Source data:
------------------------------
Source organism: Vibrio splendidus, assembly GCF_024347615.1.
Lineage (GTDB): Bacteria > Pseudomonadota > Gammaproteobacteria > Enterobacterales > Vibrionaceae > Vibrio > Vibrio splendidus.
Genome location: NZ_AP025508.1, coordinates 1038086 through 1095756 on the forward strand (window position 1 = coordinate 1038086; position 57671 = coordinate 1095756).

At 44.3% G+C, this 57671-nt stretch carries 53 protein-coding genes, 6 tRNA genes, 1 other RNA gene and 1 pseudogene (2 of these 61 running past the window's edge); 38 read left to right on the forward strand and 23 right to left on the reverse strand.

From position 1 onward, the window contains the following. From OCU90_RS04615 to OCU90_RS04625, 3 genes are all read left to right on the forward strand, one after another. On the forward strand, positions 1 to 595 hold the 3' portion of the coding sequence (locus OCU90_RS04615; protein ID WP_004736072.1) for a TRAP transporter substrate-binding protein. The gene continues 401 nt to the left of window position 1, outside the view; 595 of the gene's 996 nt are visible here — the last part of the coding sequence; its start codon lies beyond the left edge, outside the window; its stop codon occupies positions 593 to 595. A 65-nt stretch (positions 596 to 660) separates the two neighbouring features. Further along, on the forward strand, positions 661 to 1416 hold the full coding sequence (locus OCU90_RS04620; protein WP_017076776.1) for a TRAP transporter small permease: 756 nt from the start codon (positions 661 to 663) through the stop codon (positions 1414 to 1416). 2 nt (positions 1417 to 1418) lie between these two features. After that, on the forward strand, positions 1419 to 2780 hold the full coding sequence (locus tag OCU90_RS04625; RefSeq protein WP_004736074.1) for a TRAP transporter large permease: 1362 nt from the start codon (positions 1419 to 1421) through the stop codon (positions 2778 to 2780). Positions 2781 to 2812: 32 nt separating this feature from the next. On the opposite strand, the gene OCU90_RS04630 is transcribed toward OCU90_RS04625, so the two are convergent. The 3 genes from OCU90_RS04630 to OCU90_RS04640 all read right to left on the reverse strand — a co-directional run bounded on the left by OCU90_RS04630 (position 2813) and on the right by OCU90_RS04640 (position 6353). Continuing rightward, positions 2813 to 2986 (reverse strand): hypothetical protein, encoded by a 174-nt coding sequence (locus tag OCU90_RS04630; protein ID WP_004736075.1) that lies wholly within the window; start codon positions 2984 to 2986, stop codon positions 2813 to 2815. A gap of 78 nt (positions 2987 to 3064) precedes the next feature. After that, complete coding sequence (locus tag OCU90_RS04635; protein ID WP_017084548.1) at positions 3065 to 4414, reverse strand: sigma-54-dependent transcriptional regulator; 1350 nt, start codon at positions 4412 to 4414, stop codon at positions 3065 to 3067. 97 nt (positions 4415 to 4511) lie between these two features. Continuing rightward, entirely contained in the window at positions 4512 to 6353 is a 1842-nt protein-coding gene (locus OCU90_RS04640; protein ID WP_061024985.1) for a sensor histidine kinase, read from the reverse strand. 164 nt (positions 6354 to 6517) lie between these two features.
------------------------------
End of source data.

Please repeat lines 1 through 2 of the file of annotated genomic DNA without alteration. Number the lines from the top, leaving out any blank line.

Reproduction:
Source organism: Vibrio splendidus, assembly GCF_024347615.1.
Lineage (GTDB): Bacteria > Pseudomonadota > Gammaproteobacteria > Enterobacterales > Vibrionaceae > Vibrio > Vibrio splendidus.